Daniels is the better player. Period. In 4 games in 2020, he had the best quarterback rating against the blitz (141.8) among all returning 2021 quarterbacks (via PFF). Give Daniels time and he makes you pay. Say what you want about him being overrated as a former Gatorade National Player of the Year (as a high school junior), but we did see the promise in that limited sample size. There are very few coaches who would’ve stuck with Stetson Bennett knowing what a healthy Daniels was capable of:

Some might say that the juice isn’t worth the squeeze with Daniels, and that his recent injury history isn’t something that a team can rely on. It’s fair to say that someone who has started no more than 4 games in any of the previous 3 seasons has to show that he can stay healthy.

But it’s also fair to say that it’s a risk worth taking for Auburn. If Daniels were to transfer to Auburn only to get hurt for a 4th consecutive season, there’s a good chance that Auburn would just turn right back to where it began the 2022 offseason.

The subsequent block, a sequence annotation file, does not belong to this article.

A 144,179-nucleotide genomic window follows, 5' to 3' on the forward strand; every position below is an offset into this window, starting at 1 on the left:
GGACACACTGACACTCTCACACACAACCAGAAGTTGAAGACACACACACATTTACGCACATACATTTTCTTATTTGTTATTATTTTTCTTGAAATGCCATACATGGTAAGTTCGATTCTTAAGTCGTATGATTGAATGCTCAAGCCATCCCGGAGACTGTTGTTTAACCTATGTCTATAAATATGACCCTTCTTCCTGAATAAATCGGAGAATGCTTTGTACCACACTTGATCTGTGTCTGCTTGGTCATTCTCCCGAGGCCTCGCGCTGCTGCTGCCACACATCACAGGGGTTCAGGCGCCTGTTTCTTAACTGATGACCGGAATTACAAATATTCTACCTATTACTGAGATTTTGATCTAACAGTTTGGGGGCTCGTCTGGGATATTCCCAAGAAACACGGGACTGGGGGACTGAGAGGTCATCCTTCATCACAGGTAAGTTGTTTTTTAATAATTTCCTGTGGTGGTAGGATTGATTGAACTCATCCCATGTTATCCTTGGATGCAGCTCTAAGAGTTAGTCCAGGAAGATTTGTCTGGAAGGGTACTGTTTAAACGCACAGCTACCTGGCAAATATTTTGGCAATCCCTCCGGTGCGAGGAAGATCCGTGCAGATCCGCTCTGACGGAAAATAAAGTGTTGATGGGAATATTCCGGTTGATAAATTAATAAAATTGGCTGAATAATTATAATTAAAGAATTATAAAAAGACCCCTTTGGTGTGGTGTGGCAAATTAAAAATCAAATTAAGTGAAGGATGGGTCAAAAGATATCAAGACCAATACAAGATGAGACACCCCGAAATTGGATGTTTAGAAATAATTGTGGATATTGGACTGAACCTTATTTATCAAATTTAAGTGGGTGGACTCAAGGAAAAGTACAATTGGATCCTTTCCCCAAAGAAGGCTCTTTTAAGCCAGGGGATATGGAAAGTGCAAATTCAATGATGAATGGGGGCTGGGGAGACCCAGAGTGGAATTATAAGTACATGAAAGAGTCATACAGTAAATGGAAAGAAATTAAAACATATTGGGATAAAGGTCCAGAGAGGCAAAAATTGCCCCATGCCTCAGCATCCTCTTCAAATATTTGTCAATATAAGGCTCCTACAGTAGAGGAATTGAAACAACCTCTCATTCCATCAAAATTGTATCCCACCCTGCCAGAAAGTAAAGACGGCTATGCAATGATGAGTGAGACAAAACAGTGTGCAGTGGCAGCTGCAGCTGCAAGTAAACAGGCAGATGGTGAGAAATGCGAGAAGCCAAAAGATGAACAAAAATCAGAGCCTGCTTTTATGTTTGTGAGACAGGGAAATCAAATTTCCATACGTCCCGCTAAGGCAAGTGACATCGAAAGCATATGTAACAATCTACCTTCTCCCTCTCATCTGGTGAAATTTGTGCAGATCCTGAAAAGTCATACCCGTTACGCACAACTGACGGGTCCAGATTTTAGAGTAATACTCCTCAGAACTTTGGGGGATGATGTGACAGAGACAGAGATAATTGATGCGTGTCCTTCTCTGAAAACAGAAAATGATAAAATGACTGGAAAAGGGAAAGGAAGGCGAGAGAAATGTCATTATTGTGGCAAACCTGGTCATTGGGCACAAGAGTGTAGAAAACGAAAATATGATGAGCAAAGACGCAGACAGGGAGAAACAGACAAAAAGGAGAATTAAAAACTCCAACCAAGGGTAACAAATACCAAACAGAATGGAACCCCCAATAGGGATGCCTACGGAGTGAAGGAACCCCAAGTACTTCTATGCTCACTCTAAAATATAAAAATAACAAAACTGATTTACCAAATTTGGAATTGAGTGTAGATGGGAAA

There shouldn’t need to be much selling on Harsin’s end. As for Daniels, there are plenty of positives with Auburn, even as it’s in the midst of this bizarre situation wherein it lacks an offensive coordinator.

If he is indeed 1-and-done — my guess is that Daniels would be as someone entering Year 5 of college — he isn’t worried about whether Harsin is the long-term hire. Daniels could complement one of the top returning backfield duos in the country in Tank Bigsby and Jarquez Hunter. Instead of transferring outside the SEC, Daniels could stay in the league that he had to game plan against for the last 2 years.

And depending on how much revenge motivates Daniels, well, I’m guessing nobody would need to tell him who Auburn plays on Oct. 8.

Daniels should be looking at a Power 5 program that lacks an entrenched starter. Neither Finley nor Calzada deserves to own that title, and assuming someone like Ashford is ready to navigate the treacherous SEC waters seems ambitious at best.

Now is the time for Harsin to lay out the plan to get Daniels. For all we know, he already has and Daniels will make that decision later this spring. Recognizing that is key for a program that just finished No. 12 in the SEC in quarterback rating ahead of only A&M (led by Calzada) and Vandy.

Harsin cannot afford to be patient. If there was ever a sign that a Year 2 coach had pressure on him heading into a season, that week on The Plains was it.

Any realist would tell you that.